What’s inside a 2,500-year-old miniature coffin? Well, now the researchers at the British Museum know. A team of scientists used a non-invasive technique called neutron tomography to peer inside six Egyptian animal coffins that have been sealed for more than two millennia. The contents are described in a study published on April 20 in the journal scientific reports.
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Neutron tomography allows researchers to look inside without disturbing the coffins. It creates images based on the way neurons emitted by a source pass through it. Neutron tomography is more effective than X-rays at seeing through metal. The team developed this technique after other non-invasive methods of examining coffins, such as traditional X-rays, failed to work on coffins.
The coffins in the study range from approximately two to 12 inches long and date to sometime between 664 B.C. C. and 250 a. C., during the late period of Egypt. The decorative coffins are made of copper compounds and are covered with images of eels, cobras and lizards. Three were found in the ancient city of Naukratis and two at Tell el-Yehudiya in 1885, but the other two have mysterious origins, currently unknown.
Inside three of the coffins, the authors identified bones, including an intact skull that has dimensions similar to those of a group of lizards endemic to North Africa. Two of the coffins have evidence of more broken bones.
“In the first millennium BC, lizards were commonly mummified in ancient Egypt, as were other
reptiles, cats, dogs, hawks, ibis, shrews, fish… Lizards, like snakes and eels, were especially associated with ancient Egyptian sun gods and creators such as Atum and perhaps, in the case of Naukratis, with Amun- Ra Shena,” Aurélia Masson-Berghoff, co-author and curator of the project at the British Museum, said in a statement. “With the help of neutron imaging, we have the potential to learn more about the ritual and votive practices surrounding these once impenetrable animal coffins, the ways in which they were made, used and displayed.”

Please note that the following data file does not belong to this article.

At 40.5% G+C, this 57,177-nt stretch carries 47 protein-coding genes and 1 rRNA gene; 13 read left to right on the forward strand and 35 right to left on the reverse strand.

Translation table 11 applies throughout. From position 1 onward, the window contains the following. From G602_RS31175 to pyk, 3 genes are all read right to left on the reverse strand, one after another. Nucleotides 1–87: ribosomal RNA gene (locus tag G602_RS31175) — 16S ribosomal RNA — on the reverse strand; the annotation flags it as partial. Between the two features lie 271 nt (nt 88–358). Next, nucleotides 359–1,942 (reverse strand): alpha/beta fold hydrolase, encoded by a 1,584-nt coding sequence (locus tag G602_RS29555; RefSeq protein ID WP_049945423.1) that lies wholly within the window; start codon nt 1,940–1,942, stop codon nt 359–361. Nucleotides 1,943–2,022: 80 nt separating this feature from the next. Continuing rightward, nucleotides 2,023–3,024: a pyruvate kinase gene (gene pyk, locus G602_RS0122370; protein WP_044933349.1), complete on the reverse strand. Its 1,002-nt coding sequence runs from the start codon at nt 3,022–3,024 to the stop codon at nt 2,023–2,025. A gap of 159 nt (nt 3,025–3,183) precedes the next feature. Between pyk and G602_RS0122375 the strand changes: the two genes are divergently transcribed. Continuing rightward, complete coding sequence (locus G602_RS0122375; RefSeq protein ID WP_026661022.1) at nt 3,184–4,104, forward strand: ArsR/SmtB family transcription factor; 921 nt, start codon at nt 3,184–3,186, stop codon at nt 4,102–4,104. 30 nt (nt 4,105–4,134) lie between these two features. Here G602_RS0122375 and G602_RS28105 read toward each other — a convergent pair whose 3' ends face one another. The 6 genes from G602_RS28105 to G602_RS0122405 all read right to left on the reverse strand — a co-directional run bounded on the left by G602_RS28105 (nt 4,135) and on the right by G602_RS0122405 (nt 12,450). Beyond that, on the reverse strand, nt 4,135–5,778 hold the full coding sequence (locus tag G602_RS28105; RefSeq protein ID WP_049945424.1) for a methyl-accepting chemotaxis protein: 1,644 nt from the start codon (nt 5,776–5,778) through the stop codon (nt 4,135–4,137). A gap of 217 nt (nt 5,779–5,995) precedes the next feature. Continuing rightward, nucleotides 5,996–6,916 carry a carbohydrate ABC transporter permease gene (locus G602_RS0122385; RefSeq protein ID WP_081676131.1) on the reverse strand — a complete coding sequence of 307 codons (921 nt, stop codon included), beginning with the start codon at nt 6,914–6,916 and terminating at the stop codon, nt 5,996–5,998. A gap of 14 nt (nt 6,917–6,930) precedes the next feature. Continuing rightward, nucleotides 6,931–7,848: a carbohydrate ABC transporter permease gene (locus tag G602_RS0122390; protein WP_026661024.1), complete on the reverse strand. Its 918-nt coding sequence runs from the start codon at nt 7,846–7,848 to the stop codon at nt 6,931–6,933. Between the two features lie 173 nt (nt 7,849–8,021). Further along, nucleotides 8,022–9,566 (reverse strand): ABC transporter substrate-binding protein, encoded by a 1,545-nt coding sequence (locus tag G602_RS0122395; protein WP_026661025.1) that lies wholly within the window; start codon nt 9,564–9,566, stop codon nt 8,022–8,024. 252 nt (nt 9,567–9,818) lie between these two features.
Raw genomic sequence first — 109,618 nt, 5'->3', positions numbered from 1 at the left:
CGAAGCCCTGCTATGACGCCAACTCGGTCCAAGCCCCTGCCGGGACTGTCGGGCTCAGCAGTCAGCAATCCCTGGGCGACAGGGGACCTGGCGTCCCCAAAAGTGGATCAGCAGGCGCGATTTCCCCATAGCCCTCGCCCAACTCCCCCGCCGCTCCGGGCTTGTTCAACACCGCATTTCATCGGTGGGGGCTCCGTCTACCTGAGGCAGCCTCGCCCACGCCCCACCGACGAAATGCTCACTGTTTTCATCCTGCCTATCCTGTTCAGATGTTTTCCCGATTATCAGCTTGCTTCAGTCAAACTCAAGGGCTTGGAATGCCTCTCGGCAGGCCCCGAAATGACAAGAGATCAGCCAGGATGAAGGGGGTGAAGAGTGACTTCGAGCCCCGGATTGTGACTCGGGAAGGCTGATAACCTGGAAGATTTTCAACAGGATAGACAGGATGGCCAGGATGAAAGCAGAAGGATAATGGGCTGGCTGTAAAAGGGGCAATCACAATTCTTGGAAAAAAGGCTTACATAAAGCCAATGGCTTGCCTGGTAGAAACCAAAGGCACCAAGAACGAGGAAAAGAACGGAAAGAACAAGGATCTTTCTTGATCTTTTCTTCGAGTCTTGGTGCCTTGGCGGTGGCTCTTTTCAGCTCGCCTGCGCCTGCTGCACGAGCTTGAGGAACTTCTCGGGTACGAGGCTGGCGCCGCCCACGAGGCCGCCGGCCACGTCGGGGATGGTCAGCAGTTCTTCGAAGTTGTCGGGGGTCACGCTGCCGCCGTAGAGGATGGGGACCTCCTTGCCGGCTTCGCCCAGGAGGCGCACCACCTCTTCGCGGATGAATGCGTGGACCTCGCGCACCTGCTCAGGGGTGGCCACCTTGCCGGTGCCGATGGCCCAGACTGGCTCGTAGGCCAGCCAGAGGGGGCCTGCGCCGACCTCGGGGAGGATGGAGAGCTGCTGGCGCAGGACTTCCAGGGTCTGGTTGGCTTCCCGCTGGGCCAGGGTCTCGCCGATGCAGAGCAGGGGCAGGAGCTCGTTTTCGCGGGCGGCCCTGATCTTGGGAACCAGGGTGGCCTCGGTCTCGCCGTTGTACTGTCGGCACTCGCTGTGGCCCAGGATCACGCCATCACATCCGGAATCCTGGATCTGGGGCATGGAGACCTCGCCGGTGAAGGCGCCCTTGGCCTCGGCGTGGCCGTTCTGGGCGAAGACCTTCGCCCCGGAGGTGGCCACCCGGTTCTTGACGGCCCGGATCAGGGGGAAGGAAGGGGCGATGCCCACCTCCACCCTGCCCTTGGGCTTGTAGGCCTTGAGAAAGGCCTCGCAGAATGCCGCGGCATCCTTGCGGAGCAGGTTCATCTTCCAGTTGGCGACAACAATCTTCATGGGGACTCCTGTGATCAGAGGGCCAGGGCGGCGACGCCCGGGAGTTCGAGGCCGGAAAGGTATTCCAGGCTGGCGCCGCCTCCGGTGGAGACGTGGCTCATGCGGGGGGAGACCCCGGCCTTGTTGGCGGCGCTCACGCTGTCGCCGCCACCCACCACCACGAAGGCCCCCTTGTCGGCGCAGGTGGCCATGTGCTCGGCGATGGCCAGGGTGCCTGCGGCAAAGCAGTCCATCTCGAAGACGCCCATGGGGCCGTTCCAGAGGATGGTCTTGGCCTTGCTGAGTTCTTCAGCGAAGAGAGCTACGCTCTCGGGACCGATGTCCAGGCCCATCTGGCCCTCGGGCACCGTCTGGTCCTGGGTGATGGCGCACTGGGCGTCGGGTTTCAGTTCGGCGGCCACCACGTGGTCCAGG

They also found textile fragments that may be made of linen, which was a common fabric used in Ancient Egypt for mummification. The team believes that the clothing from these coffins may have been wrapped around the animals before they were buried in the coffins.
The lead found in three of the coffins may also have been a way to help distribute the weight of two coffins, as well as fix a hole in the other. Lead may have been the metal of choice due to its status as a “magical material”. Previous studies found that lead was used in both love spells and curses. They did not identify any additional clues in three of the coffins secured by two suspension loops.
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The ties may have been there to suspend these lighter coffins from the walls of a shrine or temple. Additionally, miniature coffins could be hung from ships or even from statues used in religious processions.
The study offers more insight into how animal coffins were built and used in ancient Egypt. Animal mummification was widespread and some mummified animals were believed to be physical incarnations of gods. Others may have represented offerings to these deities or were used in ritual performances.
“Neutron imaging has many important applications in 21st-century science,” Anna Fedrigo, a co-author and a researcher at the Science and Technology Facilities Council, said in a statement. “This study shows that it can also shed light on the internal structure of complex archaeological objects, including their fabrication techniques and content.”